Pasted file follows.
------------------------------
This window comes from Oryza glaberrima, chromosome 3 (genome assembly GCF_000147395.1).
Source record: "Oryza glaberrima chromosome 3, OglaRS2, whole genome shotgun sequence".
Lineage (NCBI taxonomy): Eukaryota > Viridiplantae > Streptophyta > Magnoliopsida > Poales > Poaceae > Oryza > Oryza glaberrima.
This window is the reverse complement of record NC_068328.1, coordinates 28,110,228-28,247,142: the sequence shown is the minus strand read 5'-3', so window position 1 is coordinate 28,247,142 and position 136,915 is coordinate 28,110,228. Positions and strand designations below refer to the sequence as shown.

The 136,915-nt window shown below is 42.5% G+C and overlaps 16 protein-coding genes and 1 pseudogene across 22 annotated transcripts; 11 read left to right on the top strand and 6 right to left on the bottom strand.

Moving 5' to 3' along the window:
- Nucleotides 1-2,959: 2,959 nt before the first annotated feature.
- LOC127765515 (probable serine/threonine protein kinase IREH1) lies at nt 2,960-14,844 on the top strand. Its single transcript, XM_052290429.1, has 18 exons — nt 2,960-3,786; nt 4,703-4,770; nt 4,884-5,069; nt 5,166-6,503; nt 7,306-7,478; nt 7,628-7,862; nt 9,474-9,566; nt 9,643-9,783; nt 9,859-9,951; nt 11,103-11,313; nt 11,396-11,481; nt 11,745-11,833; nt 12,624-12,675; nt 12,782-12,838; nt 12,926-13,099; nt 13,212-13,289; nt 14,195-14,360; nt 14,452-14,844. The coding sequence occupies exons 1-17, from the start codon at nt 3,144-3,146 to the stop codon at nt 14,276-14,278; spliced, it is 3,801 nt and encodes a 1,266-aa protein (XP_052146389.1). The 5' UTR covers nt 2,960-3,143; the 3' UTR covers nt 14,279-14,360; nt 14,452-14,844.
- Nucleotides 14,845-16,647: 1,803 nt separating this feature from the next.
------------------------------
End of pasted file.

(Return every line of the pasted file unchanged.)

This window comes from Oryza glaberrima, chromosome 3 (genome assembly GCF_000147395.1).
Source record: "Oryza glaberrima chromosome 3, OglaRS2, whole genome shotgun sequence".
Lineage (NCBI taxonomy): Eukaryota > Viridiplantae > Streptophyta > Magnoliopsida > Poales > Poaceae > Oryza > Oryza glaberrima.
This window is the reverse complement of record NC_068328.1, coordinates 28,110,228-28,247,142: the sequence shown is the minus strand read 5'-3', so window position 1 is coordinate 28,247,142 and position 136,915 is coordinate 28,110,228. Positions and strand designations below refer to the sequence as shown.

The 136,915-nt window shown below is 42.5% G+C and overlaps 16 protein-coding genes and 1 pseudogene across 22 annotated transcripts; 11 read left to right on the top strand and 6 right to left on the bottom strand.

Moving 5' to 3' along the window:
- Nucleotides 1-2,959: 2,959 nt before the first annotated feature.
- LOC127765515 (probable serine/threonine protein kinase IREH1) lies at nt 2,960-14,844 on the top strand. Its single transcript, XM_052290429.1, has 18 exons — nt 2,960-3,786; nt 4,703-4,770; nt 4,884-5,069; nt 5,166-6,503; nt 7,306-7,478; nt 7,628-7,862; nt 9,474-9,566; nt 9,643-9,783; nt 9,859-9,951; nt 11,103-11,313; nt 11,396-11,481; nt 11,745-11,833; nt 12,624-12,675; nt 12,782-12,838; nt 12,926-13,099; nt 13,212-13,289; nt 14,195-14,360; nt 14,452-14,844. The coding sequence occupies exons 1-17, from the start codon at nt 3,144-3,146 to the stop codon at nt 14,276-14,278; spliced, it is 3,801 nt and encodes a 1,266-aa protein (XP_052146389.1). The 5' UTR covers nt 2,960-3,143; the 3' UTR covers nt 14,279-14,360; nt 14,452-14,844.
- Nucleotides 14,845-16,647: 1,803 nt separating this feature from the next.